Syria Soybean Import: Ukraine Progresses Slowly


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Sep 28, 2023 | Agricultural Markets News

Reading time: 2 minutes

Soybeans, often deemed the “golden beans,” have found their way into various corners of the world. One such destination that has seen considerable fluctuations in soybean trade in 2023 is Syria. But what drives these changes in the Syria soybean landscape? Let’s venture deeper.

Understanding the Syrian Soybean Conundrum

In a world where the supply chain is increasingly interconnected, why has Syria, a country with vast agricultural potential, pivoted towards soybean imports? Several reasons come into play.

First, the ongoing aftermath of civil unrest in Syria has led to significant agricultural disruptions. With vast acres of agricultural land left untended or destroyed, Syria’s self-sufficiency in many crops, including soybeans, has waned. This situation has left a void that imports have naturally filled.

Climate’s Role in the Soybean Trade

Agriculture is a game where Mother Nature holds the most crucial cards. In 2023, the erratic weather patterns—ranging from unseasonal rains to prolonged droughts—have affected Syria’s soybean yield. Would you believe that just a few degrees of temperature variance can impede the growth of a soybean pod?

This leads us to an essential question: Can Syria, with its current climatic challenges, ever return to its former soybean glory? The answer, as with many things in life, is complex.

According to AgFlow data, Syria imported 4,186 tons of Soybean from Ukraine in Jan 2023. In 2021, Syria imported Soybeans worth $2.38 million, becoming the 94th largest importer of Soybeans in the world. At the same year, Soybeans was the 239th most imported product in Syria. Syria imports Soybeans primarily from: Turkey ($2.26 million) and the United Arab Emirates ($126k).
The most of Soybean production is concentrated in Aleppo region (33% of total corn production), followed by Idlib (26% of total corn production), Al Aasakah (13% of total corn production), Hamah (10% of total corn production), and Hims (7% of total corn production).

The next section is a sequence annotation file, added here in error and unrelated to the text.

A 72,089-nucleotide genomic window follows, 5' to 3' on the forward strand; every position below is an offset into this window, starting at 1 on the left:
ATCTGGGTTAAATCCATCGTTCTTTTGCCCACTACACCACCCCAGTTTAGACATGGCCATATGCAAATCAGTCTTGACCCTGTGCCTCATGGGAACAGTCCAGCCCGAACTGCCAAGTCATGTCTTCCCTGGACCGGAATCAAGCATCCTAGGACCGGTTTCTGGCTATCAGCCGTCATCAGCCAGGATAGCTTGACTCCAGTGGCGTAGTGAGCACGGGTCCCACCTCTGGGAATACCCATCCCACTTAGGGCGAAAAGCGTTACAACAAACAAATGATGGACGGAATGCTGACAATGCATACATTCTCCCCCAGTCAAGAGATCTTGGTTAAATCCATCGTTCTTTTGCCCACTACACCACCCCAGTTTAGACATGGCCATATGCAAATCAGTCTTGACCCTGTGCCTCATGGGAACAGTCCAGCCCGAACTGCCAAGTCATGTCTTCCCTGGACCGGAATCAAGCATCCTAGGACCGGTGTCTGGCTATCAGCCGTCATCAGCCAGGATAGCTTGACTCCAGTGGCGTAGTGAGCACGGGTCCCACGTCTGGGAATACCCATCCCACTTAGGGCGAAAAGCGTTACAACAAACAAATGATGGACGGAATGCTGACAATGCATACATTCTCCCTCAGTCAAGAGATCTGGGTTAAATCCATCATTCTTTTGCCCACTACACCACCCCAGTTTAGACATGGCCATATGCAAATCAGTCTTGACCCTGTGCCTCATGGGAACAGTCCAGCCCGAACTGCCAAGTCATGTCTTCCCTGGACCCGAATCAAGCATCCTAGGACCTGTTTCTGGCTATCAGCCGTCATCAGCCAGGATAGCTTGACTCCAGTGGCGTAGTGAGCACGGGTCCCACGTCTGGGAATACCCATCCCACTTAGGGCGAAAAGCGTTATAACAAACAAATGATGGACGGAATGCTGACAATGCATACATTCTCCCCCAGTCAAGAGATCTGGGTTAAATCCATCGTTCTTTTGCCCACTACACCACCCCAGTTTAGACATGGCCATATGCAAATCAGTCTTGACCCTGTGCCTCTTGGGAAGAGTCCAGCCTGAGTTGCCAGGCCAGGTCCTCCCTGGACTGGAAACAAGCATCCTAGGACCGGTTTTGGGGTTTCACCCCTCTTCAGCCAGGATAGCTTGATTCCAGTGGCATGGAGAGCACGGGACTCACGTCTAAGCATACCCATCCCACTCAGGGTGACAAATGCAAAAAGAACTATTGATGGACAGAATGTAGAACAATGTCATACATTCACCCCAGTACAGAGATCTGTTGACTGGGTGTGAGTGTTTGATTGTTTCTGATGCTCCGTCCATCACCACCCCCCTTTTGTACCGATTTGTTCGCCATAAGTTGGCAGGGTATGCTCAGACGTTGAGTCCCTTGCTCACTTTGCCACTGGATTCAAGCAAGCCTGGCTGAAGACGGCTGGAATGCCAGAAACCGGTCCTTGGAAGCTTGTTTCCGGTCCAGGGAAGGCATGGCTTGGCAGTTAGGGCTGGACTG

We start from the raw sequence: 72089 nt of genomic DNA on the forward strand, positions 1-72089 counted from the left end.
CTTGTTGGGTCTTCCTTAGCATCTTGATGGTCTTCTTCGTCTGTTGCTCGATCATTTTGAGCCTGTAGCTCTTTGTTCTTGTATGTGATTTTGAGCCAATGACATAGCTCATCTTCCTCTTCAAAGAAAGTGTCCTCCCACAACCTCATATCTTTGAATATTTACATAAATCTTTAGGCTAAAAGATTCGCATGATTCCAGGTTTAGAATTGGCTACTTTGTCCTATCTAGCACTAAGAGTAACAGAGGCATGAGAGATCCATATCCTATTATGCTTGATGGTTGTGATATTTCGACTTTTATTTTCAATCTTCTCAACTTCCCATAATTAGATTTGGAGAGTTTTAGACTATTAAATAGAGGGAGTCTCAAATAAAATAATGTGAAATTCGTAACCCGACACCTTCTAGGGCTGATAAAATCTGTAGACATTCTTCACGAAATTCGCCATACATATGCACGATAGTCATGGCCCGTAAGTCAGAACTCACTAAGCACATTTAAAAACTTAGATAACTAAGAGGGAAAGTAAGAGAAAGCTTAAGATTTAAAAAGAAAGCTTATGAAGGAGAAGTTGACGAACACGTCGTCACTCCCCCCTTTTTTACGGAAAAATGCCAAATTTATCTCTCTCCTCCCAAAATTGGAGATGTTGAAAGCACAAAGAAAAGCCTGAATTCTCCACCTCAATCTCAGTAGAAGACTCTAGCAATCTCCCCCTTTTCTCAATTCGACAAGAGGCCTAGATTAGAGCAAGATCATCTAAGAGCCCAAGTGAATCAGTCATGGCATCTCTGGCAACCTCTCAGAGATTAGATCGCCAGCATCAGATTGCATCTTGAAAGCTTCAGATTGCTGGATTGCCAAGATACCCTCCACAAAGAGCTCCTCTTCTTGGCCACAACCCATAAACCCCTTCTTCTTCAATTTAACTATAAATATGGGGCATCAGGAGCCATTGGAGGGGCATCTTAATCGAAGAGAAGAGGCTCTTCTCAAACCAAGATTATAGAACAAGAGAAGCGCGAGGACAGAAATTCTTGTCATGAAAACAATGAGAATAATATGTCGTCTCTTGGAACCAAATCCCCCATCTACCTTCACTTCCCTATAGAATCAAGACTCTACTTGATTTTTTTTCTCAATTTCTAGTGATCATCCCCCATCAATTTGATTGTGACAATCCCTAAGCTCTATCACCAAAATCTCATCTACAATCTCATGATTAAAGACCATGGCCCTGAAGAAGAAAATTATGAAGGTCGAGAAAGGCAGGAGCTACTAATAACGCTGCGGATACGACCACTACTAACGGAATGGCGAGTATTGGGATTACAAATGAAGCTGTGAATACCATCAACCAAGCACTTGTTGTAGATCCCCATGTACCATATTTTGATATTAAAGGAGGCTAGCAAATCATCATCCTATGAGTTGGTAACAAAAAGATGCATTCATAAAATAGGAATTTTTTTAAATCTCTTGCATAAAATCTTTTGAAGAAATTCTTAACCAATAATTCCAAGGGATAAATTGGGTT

Tradeoffs in the Soybean Market

Every decision in the soybean trade has its tradeoffs. For Syria, the reliance on imports means they’re at the mercy of global soybean prices. When prices soar, it hits the Syrian economy and its citizens’ pockets. On the other hand, focusing on reviving domestic soybean cultivation would require significant investments in terms of resources, technology, and time.

Consider this analogy: It’s akin to balancing on a seesaw. On one end, you have the immediate need for soybeans to support the population, and on the other, the long-term vision of agricultural self-sufficiency. How does Syria strike this balance?

Challenges Ahead

Syria’s approach to tackling its soybean quandary must be multifaceted. The nation needs to rejuvenate its agricultural practices, invest in sustainable farming technologies, and possibly look into genetically modified soybeans that can withstand its current climatic adversities.

However, there’s another layer to this for professionals in the agricultural commodity industry. The global soybean market has its own set of dynamics. The soybean trade isn’t just about production and demand; it’s also about the geopolitics of trade partners, global policies, and international relations.


As we traverse the vast expanse of the Syrian soybean narrative, one thing is clear: Syria’s soybean journey in 2023 is far from simplistic. It’s a tapestry woven with threads of geopolitics, climate change, and economic considerations. And while the path ahead seems strewn with challenges, with the right interventions, strategy, and international cooperation, Syria might just sow the seeds of its soybean resurgence. After all, in the world of trade and agriculture, change is the only constant, isn’t it?

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